Among Friends 24 February 2021, Cactus Wren

by Walt Anderson

There is nothing understated about the Cactus Wren; perhaps that’s why it’s Arizona’s State Bird! It’s often stated that it is brash, bold, and brazen; it truly makes a statement whenever it’s around with its rrar rrar rrar call like the delayed starter of an old car, as we oldtimers can remember.

The Cactus Wren is also our largest wren, though it has some even bigger cousins in South America.

While it occurs in many desert situations, this xenophile (freed from dependence on free water) also occurs in desert grassland and up into chaparral-covered slopes, as long as it finds the prickly company it likes to keep. It is found throughout the Buenos Aires National Wildlife Refuge, including all the way up Brown Canyon until it becomes Madrean oak woodland.

Appropriately named, the Cactus Wren has a real fondness for cacti, especially chollas, its favorite nest site. Highly adaptable, the Cactus Wren even thrives in residential areas as long as the spiny succulents are sufficient in number.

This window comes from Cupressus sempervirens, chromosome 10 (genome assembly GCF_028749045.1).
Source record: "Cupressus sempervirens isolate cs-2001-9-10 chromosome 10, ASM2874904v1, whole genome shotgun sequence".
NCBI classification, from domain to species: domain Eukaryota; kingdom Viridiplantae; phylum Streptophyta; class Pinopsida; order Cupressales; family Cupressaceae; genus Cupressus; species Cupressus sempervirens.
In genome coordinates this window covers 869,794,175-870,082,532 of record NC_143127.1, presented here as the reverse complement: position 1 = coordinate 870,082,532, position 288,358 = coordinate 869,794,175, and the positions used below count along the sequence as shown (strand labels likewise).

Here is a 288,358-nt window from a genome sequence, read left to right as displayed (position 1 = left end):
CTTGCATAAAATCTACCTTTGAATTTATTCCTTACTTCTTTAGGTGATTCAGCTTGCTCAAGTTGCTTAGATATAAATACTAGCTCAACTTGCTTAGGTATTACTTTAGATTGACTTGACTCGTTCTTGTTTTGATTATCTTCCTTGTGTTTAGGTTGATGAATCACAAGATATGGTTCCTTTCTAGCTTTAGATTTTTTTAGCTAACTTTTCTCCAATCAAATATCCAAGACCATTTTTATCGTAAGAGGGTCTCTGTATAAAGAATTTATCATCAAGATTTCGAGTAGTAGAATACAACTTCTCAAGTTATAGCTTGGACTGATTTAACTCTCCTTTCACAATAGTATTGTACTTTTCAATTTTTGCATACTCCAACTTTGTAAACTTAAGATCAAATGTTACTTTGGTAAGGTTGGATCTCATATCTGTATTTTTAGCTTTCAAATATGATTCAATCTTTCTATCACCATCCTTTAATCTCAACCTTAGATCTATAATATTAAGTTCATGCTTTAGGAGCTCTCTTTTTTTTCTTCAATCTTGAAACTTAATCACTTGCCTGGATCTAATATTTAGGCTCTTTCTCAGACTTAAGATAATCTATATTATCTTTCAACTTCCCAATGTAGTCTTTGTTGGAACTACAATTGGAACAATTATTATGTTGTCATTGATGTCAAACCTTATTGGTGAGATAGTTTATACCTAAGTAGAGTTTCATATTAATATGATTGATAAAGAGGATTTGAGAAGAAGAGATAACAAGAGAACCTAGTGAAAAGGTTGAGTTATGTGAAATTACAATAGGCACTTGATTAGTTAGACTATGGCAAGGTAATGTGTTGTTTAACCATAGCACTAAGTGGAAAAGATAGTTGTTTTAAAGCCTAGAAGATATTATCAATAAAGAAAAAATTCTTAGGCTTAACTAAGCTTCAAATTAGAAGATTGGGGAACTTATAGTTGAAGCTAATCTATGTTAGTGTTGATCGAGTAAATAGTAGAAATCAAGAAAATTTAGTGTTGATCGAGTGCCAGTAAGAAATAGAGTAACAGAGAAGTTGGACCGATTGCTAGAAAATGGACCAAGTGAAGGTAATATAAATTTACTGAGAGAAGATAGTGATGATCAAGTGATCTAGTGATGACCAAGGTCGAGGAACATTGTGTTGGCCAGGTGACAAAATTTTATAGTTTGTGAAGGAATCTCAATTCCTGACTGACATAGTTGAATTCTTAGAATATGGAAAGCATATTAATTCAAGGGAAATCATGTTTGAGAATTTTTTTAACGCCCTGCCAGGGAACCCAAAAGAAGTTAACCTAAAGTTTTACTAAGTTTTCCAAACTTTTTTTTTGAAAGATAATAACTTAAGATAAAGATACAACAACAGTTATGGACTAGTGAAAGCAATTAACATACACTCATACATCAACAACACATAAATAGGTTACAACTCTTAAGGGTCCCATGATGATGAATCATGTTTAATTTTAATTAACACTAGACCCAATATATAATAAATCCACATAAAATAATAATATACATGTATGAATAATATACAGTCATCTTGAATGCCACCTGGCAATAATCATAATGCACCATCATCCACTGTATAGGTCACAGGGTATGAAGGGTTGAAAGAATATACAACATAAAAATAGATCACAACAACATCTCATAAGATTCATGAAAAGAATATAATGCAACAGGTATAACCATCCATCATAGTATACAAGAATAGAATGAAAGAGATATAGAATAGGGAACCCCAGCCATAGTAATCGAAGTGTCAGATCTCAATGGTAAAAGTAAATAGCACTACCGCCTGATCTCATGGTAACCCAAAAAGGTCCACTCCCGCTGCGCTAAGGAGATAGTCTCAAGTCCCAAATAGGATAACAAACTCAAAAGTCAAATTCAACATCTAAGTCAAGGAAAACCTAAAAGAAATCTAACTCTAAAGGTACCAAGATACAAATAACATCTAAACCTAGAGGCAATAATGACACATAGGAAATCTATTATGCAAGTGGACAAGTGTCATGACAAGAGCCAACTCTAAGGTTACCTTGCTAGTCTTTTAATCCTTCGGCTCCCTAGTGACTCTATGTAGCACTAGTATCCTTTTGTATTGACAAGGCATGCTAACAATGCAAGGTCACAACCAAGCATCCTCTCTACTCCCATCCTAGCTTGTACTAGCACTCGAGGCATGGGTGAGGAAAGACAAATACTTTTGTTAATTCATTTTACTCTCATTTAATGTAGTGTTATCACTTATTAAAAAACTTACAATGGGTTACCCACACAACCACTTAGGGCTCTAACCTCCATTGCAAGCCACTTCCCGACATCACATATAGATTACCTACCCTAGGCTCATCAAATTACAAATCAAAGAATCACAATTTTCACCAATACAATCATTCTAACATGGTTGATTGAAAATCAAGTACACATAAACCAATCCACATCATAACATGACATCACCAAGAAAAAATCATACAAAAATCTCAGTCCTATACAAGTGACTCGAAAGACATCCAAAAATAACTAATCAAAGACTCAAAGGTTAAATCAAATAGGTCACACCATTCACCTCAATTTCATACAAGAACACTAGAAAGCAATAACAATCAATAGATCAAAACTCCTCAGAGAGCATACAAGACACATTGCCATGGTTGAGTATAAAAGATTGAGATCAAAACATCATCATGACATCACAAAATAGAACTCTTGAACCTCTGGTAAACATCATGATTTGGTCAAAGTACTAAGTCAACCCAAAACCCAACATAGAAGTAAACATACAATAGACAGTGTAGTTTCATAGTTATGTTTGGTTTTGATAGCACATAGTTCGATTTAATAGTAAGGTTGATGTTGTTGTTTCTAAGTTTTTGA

The Cactus Wren forages on the ground and in low vegetation, using its long beak as a probe and a pick. It gets its share of insects, like most wrens, but it also takes seeds and fruits, such as cactus pulp.

 

Cactus Wrens often have multiple nests in their territory, perhaps implying that this is a high-wren district, only for searching predators to find most of them disappointingly empty. The spiny supporting vegetation also deters most predators. Here a wren has gathered some soft lining for its nest. Parents jointly build the first nest, and when those young have left the nest, the male feeds the fledglings while the female incubates a second clutch. The mates may sleep in separate roosting nests.

 

Globular nests about the size of a football have side entrances. Nests are usually of flexible grasses and forbs, unlike the sticks used in the globular, side-entrance nests of tiny Verdins or the flat cups of thrasher nests.

 

A Cactus Wren hot-footing it atop a saguaro. What a terrific choice for this to be Arizona’s state bird!

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